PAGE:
In response to my first Open Letter, someone questioned the basis of my statement that Baker and Hoskins are corrupting the nation with nepotism.
I stated Baker and Hoskins:
Repealed nepotism laws resulting in Baker and Hoskins hiring dozens of their relatives at inflated salaries. Baker hired his brother as a lawyer paying him over $500,000 per year and hired his son as nurse who exposed 160 Cherokees to diseases by reusing needles at Hastings Hospital.
I based my statement on the facts that at the request of Bill John Baker, his brother Tim Baker was hired four years ago for the newly created position of General Counsel at Cherokee Nation Businesses. His base salary a year was $290,000, his fringe benefits of health insurance, retirement benefit, etc. was an additional 32 percent $93,000). He is entitled to a 40 percent bonus ($116,000) and he got a new top of the line $70,000 Denali SUV. These total to more than a half million a year. (More now with annual raises.) If my numbers are incorrect, someone can post the CNB budget for his position. You might ask won’t $500,000 hire ten teachers, build eight houses, and provide 200 scholarships?
Did Tim Baker get the job on his own merit or because his brother was Chief? Was there ever a job advertisement posted that notified others that they could apply for the position? Was it illegal for Bill John Baker to get his brother this high paying job? Probably not, because in 2012, Bill John Baker, signed the bill (LA 25-12) to repeal the nepotism law. Bill John Baker’s favorite saying is “Keep me legal.” He changed the law so he could give his family jobs. As a Councilmember (now running for chief), Chuck Hoskin Jr. voted to repeal the nepotism law that stopped elected officials from hiring family members. Did Hoskin do anything to stop the nepotism while he was a Councilmember or Secretary of State? I do stand corrected that when I stated Baker and Hoskin, “Repealed nepotism laws resulting in Baker and Hoskin hiring dozens of their relatives at inflated salaries.” I should have said, “hiring dozens of their relatives and friends at inflated salaries.”
Also, Attorney General Todd Hembree’s sister and Chuck Hoskin’s niece were hired in Tim Baker’s office. Bill John Baker hired the husband of Hembree’s sister (who works for Tim Baker) to run the Cherokee Phoenix newspaper.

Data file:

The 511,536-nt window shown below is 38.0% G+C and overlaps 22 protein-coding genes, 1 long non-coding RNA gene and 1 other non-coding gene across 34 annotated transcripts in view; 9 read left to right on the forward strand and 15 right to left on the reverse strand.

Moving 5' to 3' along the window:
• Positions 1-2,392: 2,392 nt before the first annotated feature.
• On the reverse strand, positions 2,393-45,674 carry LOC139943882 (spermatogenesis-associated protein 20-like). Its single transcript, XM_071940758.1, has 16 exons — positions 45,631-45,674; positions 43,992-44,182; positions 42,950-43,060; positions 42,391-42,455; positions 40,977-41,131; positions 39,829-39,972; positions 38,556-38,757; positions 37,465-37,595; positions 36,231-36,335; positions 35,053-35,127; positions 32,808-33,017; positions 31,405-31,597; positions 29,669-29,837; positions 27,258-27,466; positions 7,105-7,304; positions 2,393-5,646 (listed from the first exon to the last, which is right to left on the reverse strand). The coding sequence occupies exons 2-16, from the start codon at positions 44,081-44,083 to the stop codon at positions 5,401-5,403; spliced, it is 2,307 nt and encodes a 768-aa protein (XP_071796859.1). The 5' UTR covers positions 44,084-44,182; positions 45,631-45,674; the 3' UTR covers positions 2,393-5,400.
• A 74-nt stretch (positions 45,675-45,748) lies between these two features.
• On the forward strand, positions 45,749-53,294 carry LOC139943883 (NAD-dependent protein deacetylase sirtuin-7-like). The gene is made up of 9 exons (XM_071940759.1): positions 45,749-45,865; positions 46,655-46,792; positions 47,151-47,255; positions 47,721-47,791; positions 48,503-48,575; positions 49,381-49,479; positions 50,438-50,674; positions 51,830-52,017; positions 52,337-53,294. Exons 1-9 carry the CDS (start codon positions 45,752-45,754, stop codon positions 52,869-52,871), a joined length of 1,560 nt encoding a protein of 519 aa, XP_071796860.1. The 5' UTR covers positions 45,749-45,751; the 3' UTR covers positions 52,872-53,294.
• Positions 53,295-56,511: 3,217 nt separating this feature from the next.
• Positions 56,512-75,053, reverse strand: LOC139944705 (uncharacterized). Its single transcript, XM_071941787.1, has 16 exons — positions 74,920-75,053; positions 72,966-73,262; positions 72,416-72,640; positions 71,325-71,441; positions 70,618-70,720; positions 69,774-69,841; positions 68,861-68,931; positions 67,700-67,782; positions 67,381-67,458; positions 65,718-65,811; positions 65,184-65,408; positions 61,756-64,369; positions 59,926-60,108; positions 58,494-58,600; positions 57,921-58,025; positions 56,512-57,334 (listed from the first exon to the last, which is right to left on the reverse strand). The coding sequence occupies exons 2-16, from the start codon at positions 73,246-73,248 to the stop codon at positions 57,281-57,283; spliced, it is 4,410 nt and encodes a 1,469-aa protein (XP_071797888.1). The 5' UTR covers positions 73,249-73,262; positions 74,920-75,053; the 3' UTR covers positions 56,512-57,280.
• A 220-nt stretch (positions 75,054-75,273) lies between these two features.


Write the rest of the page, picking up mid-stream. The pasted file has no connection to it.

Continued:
Bill John Baker also hired his niece as Director of Indian Children Welfare and her husband for realty operations. And it goes on and on.
Bill John Baker’s son hired as a Registered Nurse at the Cherokee Nation’s Hastings Hospital was given favoritism. He was the Registered Nurse who reused needles with 160 patients exposing them to disease. The U.S. Department of Health and Human Services, Centers for Medicare and Medicaid Services in its report investigating Bill John Bakers’ son found record reviews of the Registered Nurse (Baker’s son) during the internship program indicated that his performance was not always at acceptable standards of care. However, the Registered Nurse completed the Registered Nurse Residency and a position was offered to him to work in the Operating Room. When asked about the Registered Nurse performance, the Operating Room supervisor stated “he had a big interest in the Operating Room. Quite a variance in reviews. Some of the variances could be to the political stuff involved — he is an important person in this town.”
That sounds like political favoritism. If I am incorrect, I invite the documents correcting this information to be posted.
I stand by my first Open Letter and can provide the factual basis for all of my statements.
These are reasons I suggest you end the Free/Baker/Hoskins regime by voting for independent candidates. One way to determine if a candidate is part of the Free/Baker/Hoskins regime is to look at their financial statements to see if they are giving money to or receiving money from Cherokee Future LLC, a company owned by Chuck Hoskins, Sr. that his son’s campaign paid over one half million dollars.
These are the reasons I urge you not to vote for Chuck Hoskins, Jr. and Bryan Warner.
Chad Corntassel Smith is a former Principal Chief of the Cherokee Nation, serving 1999-2011. Prior to being elected Principal Chief, he worked as a lawyer for the tribe and in private practice. He taught Indian Law at Northeastern State University, Rogers State University, and for a semester at Dartmouth College while a visiting fellow.